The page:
An assistant minister in the Turnbull government says he will propose a jobseeker scheme designed to get more refugees ‘off the dole’.
The Turnbull government will consider a new program to help refugees with professional backgrounds pay for bridging courses so they can requalify for jobs in Australia, a senior Nationals MP has revealed.
Assistant minister David Gillespie said he would be “floating some ideas” with colleagues for a scheme “similar” to the Youth Jobs PaTH program, which helps jobseekers with interview preparations and rewards companies for hiring young workers.
Dr Gillespie, who has responsibility for settlement services, said there were many refugees who were skilled professionals in their home countries before they sought asylum, but had trouble getting their qualifications recognised in Australia.
“I've been talking to industry leaders and settlement services leaders about getting more of our refugee intake into work and off the dole,” the Nationals MP told reporters at Parliament House on Monday.
“We have a phenomenon where up to 30 per cent of our refugee intake comes from highly-skilled professions and trades, yet many of them fail to get their training and their certification in the country.”
He said refugees often did not have the “ways and means” to pay for bridging courses and professional certifications when they arrived in Australia.
The program would look at “getting [refugees] a way that they can pay for bridging courses, a way that they can get through all the exams,” Dr Gillespie said.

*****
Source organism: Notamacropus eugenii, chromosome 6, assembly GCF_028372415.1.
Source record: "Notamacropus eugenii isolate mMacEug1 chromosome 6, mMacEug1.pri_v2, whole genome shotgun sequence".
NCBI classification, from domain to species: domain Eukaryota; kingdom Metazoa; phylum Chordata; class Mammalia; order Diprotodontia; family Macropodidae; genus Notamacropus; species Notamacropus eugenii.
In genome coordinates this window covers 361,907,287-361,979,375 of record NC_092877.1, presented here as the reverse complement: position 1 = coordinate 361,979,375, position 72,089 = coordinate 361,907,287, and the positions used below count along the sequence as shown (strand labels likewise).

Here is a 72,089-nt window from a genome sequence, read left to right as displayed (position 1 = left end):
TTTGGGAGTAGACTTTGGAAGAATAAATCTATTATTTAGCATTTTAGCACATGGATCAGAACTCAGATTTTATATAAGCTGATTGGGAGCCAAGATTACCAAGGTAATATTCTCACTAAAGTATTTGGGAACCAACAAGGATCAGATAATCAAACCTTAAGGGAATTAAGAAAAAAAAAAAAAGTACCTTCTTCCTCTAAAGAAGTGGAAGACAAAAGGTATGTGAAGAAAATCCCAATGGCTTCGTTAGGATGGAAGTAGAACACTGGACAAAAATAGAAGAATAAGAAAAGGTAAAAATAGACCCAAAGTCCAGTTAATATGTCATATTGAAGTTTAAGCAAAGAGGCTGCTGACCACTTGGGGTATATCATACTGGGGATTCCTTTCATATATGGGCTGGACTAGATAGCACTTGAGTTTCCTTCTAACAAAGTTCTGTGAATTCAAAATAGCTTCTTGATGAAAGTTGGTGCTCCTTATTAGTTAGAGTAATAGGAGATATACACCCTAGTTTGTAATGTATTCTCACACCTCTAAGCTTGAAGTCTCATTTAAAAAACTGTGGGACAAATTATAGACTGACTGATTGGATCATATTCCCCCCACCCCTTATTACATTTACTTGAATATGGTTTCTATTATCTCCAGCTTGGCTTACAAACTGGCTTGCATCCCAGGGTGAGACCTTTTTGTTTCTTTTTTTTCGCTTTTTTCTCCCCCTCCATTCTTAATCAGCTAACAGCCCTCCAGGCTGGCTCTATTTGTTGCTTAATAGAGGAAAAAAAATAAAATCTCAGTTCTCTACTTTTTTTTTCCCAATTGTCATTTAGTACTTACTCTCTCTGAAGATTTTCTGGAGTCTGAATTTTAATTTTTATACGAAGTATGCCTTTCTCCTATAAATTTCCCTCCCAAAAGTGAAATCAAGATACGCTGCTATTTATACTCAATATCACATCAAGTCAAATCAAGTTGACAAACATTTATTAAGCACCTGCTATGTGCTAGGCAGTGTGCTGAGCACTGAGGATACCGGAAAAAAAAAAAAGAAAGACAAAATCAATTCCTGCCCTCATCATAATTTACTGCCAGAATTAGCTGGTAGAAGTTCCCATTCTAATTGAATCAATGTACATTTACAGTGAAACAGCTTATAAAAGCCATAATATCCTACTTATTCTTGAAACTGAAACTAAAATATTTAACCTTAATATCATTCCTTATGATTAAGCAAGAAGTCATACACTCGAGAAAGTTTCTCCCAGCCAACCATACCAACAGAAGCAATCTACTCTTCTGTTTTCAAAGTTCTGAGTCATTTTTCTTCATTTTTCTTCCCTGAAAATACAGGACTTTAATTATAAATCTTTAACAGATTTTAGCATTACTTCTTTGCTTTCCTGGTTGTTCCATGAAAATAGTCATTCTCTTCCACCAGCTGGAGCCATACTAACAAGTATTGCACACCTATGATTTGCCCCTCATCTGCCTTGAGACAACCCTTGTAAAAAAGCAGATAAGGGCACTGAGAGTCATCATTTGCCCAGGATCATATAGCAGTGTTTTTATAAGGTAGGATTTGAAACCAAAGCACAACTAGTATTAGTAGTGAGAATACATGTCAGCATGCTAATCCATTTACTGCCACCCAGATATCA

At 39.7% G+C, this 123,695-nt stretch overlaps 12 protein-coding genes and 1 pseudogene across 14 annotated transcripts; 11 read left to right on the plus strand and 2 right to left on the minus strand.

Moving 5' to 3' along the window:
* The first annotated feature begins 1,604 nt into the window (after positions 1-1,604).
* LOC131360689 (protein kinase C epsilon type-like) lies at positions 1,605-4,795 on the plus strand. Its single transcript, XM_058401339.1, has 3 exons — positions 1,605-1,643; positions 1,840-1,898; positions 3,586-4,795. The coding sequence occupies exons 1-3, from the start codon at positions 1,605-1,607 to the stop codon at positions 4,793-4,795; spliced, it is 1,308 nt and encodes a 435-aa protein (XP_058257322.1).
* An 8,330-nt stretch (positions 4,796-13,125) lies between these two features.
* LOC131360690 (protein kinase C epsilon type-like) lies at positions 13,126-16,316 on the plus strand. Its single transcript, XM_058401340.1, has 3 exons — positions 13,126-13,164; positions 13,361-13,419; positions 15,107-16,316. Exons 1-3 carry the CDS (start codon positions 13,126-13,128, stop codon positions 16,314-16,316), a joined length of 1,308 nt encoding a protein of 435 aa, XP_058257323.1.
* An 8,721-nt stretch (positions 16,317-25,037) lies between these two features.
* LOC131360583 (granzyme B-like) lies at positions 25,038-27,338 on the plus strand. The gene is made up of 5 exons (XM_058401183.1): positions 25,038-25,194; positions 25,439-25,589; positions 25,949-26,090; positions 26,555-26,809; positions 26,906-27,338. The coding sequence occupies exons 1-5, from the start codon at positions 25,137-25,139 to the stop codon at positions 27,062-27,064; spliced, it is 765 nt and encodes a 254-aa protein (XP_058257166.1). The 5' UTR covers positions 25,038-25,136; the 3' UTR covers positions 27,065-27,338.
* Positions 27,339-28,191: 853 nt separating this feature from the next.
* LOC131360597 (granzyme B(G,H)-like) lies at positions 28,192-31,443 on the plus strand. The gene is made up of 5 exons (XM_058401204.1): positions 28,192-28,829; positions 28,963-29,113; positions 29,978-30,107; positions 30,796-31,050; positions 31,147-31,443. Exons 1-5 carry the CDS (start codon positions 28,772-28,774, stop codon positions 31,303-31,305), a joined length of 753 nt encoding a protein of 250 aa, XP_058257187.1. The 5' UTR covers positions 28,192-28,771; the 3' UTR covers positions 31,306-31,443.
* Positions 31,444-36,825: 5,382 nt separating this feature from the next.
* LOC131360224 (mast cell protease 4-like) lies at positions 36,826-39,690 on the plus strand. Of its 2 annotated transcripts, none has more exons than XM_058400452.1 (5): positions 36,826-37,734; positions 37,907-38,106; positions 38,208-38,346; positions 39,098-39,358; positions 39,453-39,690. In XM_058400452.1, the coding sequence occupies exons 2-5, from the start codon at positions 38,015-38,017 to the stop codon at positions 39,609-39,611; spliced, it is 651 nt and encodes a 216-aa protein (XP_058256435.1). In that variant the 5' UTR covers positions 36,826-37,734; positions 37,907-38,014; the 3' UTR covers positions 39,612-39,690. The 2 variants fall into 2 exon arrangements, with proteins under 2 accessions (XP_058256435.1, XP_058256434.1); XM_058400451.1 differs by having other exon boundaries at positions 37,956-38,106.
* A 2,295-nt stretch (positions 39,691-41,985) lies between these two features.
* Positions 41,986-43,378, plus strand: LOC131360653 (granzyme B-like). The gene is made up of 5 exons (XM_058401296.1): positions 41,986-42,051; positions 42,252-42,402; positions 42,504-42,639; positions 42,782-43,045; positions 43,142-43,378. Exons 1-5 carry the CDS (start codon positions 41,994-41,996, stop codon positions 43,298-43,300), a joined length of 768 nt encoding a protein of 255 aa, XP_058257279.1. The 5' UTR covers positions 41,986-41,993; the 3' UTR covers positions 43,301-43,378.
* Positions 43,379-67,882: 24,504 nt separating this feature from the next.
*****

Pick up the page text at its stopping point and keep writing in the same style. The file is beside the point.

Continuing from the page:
The 2018 Budget, released in May, saw the government announce refugees would have to spend six months on Centrelink payments before they could access ‘jobactive’ employment services, doubling the previous three-month wait.
The change, which the government said would help refugees “focus” on English lessons in their first months in Australia, will save the government $68 million over the next four years, according to Budget modelling.
Nationals politicians have been vocal on migration issues in recent months.
Dr Gillespie was among those suggesting changes to rural employment visas to prevent migrants who were sponsored by regional employers later leaving to settle in the cities.
He said it was “very frustrating” for rural companies when they paid upfront visa costs, only to have workers leave for urban areas once their visa conditions were met.
Multiculturalism minister Alan Tudge said the government was considering options to “bind” migrants to the regions, long-term.
Nationals leader Michael McCormack has also voiced support for a scheme to send more skilled migrants to regional centres experiencing population decline and shortages of labour.
A number of regional towns have successfully propped up local industries with workers from refugee backgrounds.
More than 100 Karen refugees from Myanmar work in the Victorian town of Nhill, almost exclusively for a poultry manufacturer.
Former Nationals leader Barnaby Joyce welcomed news that 200 Syrian and Iraqi refugees would settle in the NSW town of Armidale, suggesting many could find work at a nearby tomato farm in Guyra.